Dr. Victor Vroom and Phil Yetton describe a situational leadership model that depends heavily on the objectives of the leader, the amount of knowledge held by the leader versus held by the team, time constraints, and more. It’s a very adaptive model, similar to the adaptive software development methods used by high-performing IT teams.
You don’t need an MBA, but an ability to read financials will help you understand the CFO’s objectives, and understand how your projects are reflected on the company’s cash flow statements, P&L, and balance sheet. For a wonderful primer on this, read Joe Knight’s book Financial Intelligence. Knight is a Harvard MBA and former CFO for Setpoint Systems, an engineering services firm for 20 years.
For example, typical IT accounting practices routinely underestimate a project’s earned value (EV), causing the CFO’s office to mistake earnings and assets in the annual report. Take the case of a $4M (million) consulting services sale with $1M margin and a $3M cost to deliver over 2 years. If the project consumed $1M in licenses, hardware, and vendor services, plus another $500K in W2 labor, then GAAP accounting assumes the project is 50% complete ($1.5M of the $3M COGS). They will then recognize 50% of the profits ($500k), and report that in the current fiscal year. But that may be very wrong. Anyone who’s built software knows that a company can easily blow through half the funding, yet be only 10-25% done.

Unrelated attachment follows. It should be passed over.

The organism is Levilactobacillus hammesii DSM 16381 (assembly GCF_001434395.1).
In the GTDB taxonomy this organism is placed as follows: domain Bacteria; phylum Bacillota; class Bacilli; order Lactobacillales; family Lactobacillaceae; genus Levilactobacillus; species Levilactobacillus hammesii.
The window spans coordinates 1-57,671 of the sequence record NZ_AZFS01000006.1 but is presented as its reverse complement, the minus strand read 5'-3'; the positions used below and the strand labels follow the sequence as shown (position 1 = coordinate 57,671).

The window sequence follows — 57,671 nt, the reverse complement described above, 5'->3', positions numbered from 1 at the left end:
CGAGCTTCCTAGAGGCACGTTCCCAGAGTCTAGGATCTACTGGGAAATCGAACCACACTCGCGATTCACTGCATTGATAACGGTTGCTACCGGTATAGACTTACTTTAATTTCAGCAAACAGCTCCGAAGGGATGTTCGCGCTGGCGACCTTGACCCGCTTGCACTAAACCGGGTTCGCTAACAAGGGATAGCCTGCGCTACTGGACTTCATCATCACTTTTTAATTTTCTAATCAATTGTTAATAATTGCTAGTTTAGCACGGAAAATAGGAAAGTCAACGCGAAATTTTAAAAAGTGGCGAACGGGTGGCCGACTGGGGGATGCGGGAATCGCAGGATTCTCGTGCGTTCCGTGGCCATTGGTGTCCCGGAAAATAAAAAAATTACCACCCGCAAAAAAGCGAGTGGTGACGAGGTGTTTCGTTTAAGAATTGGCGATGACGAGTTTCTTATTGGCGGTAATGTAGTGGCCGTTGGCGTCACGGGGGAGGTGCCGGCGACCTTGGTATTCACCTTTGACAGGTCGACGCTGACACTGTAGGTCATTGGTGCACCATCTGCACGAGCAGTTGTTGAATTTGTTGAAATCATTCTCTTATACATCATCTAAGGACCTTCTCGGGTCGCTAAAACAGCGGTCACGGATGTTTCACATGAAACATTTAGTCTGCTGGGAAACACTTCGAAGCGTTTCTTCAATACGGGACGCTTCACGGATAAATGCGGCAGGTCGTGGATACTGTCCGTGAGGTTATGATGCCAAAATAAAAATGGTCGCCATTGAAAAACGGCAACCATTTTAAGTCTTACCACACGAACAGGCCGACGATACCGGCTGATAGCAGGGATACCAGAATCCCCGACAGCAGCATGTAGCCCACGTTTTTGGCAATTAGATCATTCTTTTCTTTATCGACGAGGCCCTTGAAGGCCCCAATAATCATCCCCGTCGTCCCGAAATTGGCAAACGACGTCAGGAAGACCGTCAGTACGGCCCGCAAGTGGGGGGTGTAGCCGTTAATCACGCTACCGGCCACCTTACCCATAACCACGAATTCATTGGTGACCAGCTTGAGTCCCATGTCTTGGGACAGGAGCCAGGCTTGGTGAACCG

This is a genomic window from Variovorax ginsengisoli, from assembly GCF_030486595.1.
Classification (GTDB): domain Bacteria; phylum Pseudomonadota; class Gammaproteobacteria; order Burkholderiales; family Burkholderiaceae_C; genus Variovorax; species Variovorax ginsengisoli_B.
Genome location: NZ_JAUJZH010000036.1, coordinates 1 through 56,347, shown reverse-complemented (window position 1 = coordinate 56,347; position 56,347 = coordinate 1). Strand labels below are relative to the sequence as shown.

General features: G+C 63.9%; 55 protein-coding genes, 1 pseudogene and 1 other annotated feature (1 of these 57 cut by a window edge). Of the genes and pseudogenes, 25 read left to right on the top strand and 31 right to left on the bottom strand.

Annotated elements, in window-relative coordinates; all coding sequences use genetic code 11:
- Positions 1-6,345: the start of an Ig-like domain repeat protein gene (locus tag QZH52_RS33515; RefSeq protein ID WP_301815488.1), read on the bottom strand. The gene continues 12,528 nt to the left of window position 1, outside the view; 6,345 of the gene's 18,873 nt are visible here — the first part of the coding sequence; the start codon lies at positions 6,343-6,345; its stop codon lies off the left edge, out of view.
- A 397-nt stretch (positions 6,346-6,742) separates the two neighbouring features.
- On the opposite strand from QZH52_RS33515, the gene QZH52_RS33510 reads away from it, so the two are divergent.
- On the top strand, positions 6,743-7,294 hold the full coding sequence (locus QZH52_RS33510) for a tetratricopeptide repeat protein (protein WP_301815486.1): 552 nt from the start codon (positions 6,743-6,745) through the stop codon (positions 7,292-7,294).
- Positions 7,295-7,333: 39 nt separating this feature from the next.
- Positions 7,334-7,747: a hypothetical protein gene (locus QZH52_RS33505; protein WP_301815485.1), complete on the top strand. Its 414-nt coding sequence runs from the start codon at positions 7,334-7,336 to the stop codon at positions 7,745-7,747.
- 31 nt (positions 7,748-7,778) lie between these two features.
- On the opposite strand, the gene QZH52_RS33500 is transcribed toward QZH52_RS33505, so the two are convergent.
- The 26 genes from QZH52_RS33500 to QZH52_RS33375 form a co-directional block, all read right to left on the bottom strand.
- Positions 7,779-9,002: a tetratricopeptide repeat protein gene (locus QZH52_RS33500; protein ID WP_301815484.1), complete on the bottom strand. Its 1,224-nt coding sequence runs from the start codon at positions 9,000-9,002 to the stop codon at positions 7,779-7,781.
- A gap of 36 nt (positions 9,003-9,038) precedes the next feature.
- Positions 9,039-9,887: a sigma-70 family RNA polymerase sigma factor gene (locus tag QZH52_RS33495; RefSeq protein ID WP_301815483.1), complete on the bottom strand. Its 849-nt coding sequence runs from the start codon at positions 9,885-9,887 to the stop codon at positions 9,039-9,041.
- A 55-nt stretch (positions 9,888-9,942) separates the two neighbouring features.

Knight built an alternate, non-GAAP metric for Setpoint called “profit per hour” (PPH). He starts with gross profit ($1M in the above example), multiplied by actual percentage complete, divided by expected project duration, to derive PPH. To the extent this is discoverable, this is a much more accurate reflection of reality, and could be a real boon to your CFO, helping him or her understand the true value of current projects.